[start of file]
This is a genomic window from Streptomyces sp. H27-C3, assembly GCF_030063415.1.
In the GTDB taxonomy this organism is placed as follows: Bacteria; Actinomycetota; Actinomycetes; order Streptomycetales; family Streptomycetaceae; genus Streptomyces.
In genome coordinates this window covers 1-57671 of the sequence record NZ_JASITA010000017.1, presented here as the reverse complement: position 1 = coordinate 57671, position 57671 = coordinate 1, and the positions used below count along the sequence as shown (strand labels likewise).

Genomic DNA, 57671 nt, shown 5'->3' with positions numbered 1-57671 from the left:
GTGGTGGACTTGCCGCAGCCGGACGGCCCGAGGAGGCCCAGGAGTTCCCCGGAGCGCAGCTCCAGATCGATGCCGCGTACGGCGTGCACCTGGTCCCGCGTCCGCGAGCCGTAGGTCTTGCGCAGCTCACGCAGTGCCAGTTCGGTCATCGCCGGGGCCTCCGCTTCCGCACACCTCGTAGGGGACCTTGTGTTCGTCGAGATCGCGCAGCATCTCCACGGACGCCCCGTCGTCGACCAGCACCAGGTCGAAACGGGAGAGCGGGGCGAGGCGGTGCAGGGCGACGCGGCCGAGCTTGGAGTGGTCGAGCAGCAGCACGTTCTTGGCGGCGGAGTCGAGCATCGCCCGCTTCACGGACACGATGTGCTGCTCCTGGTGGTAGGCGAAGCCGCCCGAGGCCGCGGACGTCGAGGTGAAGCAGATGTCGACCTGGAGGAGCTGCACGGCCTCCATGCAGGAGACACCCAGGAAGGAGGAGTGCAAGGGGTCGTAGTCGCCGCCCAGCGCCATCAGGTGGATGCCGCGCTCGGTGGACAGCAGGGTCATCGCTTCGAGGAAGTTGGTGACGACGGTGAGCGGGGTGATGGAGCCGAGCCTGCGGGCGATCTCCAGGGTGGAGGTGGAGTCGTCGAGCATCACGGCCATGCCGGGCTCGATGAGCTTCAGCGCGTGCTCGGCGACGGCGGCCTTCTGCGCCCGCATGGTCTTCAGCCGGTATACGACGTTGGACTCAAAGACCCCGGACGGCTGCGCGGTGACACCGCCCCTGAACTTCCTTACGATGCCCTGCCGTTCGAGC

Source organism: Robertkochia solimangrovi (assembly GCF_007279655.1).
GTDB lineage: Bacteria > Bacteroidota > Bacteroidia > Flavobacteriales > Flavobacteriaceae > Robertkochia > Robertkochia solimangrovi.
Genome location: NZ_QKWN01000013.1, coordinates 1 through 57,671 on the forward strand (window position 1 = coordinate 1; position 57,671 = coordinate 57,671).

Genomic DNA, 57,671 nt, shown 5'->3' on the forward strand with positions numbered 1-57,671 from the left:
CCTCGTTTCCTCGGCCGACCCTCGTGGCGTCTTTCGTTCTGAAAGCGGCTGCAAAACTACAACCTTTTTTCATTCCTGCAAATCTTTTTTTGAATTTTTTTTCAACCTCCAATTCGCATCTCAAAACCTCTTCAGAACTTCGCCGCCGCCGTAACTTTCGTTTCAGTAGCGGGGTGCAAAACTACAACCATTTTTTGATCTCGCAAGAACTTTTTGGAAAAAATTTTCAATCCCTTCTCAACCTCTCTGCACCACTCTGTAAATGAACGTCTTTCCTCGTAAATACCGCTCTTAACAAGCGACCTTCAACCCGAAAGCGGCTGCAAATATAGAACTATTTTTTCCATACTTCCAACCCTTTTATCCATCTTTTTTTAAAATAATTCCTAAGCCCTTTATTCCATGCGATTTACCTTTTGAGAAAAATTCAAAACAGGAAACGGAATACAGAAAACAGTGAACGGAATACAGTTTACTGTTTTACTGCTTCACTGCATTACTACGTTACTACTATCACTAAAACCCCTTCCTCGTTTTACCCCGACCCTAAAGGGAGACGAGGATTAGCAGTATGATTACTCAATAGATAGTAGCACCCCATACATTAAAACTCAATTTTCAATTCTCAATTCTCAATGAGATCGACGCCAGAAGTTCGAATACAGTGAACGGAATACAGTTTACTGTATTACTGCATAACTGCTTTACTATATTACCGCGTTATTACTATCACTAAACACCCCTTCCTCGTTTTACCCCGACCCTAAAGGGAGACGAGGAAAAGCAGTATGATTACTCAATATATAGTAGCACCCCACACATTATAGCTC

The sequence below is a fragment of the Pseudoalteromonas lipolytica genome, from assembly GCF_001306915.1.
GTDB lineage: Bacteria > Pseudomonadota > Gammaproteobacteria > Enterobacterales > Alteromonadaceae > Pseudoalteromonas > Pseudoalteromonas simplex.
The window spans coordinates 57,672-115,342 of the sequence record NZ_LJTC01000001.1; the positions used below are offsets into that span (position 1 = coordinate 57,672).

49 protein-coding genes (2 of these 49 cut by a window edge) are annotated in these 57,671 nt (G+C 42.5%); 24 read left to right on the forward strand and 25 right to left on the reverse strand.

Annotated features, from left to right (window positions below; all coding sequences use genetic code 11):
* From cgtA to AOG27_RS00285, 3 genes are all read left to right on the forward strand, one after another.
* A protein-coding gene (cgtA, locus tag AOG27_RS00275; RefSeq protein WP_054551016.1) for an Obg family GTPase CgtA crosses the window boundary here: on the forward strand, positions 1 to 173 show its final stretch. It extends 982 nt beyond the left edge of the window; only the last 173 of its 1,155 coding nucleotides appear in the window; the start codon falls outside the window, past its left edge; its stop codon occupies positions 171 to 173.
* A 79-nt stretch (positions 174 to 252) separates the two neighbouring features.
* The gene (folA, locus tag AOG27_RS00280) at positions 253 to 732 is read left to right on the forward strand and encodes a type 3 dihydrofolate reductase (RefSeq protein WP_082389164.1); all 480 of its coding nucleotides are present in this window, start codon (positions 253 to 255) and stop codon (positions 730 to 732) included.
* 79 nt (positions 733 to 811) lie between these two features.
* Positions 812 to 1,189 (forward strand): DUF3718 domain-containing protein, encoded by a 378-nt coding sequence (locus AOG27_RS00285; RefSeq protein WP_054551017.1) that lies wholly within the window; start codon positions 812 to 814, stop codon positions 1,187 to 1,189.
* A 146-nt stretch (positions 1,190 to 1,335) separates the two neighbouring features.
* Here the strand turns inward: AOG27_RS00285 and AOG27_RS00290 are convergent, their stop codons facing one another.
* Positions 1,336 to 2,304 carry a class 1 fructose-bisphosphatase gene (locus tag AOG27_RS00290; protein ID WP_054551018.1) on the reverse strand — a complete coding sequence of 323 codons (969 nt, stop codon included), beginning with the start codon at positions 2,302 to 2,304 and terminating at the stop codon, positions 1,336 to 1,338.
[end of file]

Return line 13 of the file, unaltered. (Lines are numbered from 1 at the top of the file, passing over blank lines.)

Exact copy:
The window spans coordinates 57,672-115,342 of the sequence record NZ_LJTC01000001.1; the positions used below are offsets into that span (position 1 = coordinate 57,672).